Permalink 7:45 AM

Tuesday, June 27, 2006

Buffet Joins the Good-Guy Billionaire Club

From BusinessWeek Online
[Warren] Buffett, the world's second-richest man, announced Sunday that he will soon begin giving about $1.5 billion a year to the Gates Foundation, essentially doubling the pot of money the world's largest philanthropy doles out each year.
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That's amazingly generous. What's amazing to me is how egoless it seems. Warren Buffet will be spending billions on charity, and he won't even have a foundation named after him.

So the list of billionaires that I admire:
  • Warren Buffet

  • Bill Gates (grudgingly), for his work on behalf of world health

  • George Soros, for his (so far, fruitless) efforts to fight back against the American right-wing

  • J.K. Rowling, because of Harry Potter, and because it's cool that someone can become a billionaire just by writing kids books.

Speaking of billionaires, here's a mind-blowing fact: 5 of the top ten richest people in the world (in 2002) were siblings, the Waltons, heirs to the WalMart fortune.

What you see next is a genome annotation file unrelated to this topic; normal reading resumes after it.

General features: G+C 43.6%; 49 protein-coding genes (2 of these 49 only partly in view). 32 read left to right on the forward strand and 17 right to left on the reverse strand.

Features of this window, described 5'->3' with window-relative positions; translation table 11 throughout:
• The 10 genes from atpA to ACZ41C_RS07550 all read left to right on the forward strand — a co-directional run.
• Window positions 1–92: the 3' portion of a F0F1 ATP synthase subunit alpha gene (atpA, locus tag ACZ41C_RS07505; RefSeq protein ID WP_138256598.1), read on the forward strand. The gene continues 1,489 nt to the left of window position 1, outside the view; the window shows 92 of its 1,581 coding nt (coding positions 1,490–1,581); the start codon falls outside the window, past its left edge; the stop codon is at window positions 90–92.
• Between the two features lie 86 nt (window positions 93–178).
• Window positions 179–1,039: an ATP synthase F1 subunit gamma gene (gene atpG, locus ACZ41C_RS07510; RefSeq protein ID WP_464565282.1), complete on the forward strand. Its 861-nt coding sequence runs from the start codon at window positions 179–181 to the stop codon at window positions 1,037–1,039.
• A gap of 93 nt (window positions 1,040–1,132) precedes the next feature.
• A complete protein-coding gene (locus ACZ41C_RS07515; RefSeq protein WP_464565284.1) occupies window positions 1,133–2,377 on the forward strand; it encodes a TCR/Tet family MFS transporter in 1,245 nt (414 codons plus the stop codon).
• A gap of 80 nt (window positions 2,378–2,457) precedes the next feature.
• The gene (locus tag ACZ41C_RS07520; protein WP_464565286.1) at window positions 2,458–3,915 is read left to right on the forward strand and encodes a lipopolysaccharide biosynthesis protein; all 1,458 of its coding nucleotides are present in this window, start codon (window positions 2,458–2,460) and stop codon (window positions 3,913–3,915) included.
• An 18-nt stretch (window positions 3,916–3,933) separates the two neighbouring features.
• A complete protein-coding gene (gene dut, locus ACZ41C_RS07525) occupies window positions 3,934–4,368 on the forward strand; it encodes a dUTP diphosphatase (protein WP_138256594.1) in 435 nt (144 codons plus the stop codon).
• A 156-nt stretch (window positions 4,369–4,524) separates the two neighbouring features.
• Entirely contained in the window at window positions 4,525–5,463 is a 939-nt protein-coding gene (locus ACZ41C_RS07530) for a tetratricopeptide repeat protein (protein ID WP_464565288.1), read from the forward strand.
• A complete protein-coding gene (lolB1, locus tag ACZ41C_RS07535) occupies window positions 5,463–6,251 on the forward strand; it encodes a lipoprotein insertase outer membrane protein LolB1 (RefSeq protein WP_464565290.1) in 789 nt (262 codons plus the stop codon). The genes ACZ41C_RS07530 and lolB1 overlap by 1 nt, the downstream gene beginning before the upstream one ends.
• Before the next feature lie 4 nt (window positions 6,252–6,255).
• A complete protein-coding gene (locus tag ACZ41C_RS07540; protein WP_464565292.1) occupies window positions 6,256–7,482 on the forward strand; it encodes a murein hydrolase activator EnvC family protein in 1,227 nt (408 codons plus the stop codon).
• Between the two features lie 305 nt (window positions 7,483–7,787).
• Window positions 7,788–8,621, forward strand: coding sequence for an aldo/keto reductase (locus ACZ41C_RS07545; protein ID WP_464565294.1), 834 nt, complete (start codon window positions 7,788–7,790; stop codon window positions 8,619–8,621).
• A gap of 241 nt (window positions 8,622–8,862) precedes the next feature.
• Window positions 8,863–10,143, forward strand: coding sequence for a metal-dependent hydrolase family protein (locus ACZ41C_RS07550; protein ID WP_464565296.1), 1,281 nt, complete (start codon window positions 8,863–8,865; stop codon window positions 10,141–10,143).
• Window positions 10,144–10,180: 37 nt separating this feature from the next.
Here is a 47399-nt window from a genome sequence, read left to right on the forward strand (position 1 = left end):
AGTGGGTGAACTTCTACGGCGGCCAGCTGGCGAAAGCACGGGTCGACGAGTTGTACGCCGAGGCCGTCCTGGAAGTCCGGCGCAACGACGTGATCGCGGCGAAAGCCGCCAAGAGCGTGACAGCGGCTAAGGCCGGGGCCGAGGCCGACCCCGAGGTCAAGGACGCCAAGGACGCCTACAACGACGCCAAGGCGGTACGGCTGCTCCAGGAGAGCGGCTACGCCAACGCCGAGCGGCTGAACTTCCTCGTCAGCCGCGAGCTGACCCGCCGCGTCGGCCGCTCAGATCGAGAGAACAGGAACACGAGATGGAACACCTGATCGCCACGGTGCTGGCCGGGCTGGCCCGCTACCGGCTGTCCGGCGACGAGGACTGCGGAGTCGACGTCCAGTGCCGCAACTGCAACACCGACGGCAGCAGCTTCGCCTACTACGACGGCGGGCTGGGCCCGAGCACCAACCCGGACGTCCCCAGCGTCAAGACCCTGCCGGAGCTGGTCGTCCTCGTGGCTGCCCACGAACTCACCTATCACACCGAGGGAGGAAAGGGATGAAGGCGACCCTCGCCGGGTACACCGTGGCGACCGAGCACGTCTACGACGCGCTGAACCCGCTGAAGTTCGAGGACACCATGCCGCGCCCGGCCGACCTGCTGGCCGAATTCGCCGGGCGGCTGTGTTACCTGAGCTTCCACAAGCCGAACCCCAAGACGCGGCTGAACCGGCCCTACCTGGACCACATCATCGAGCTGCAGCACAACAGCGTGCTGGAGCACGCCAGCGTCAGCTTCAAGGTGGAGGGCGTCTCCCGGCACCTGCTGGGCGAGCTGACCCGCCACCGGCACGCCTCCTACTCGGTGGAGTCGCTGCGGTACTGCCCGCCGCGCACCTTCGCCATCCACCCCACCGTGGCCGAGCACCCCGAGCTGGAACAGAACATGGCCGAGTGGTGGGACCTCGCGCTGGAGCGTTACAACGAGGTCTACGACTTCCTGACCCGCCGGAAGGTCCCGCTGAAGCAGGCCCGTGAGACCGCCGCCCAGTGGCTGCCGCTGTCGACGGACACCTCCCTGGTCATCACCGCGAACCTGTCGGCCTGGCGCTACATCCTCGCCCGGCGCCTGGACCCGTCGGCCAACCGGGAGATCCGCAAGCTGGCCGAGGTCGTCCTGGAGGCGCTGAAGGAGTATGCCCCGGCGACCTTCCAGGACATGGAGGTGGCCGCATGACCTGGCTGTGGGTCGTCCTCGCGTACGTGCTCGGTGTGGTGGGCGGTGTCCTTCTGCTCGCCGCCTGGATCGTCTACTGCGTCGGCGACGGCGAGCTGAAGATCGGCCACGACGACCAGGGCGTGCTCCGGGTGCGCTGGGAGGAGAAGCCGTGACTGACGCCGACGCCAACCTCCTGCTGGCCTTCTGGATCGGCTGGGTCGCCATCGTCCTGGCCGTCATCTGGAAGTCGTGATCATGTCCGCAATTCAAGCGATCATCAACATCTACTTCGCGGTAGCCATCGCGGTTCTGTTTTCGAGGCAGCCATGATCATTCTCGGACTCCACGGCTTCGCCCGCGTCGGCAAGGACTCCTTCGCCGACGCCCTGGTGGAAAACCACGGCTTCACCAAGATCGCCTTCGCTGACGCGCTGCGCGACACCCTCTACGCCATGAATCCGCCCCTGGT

And I remember thinking that the Waltons were such a humble family. Good night, John Boy.
Permalink 11:11 AM

More Nonsense from the Worst Congress Ever

From The Houston Chronicle (the first Google hit on this topic):
A constitutional amendment to ban flag desecration is headed toward its best chance of passage in 15 years with a cliffhanger vote later this week in the Senate.
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I'm not surprised that this is a high priority for this Congress. The world is running out of oil. Global warming is threatening our coastal cities. The cost of medical care is threatening to bankrupt our country. We are running a $400-billion per year deficit. 2500 lives and hundreds of billions of dollars have been lost in a war with no end in sight. And this congress is worried about people mistreating pieces of cloth.Unbelievable. What does a US flag stand for, if it doesn't stand for political freedom?

Am I exaggerating to say that we have the worst Congress in 50 years, perhaps ever? Put that together with the worst President and the worst Supreme, and we've hit the trifecta. Lucky us.
Permalink 7:33 AM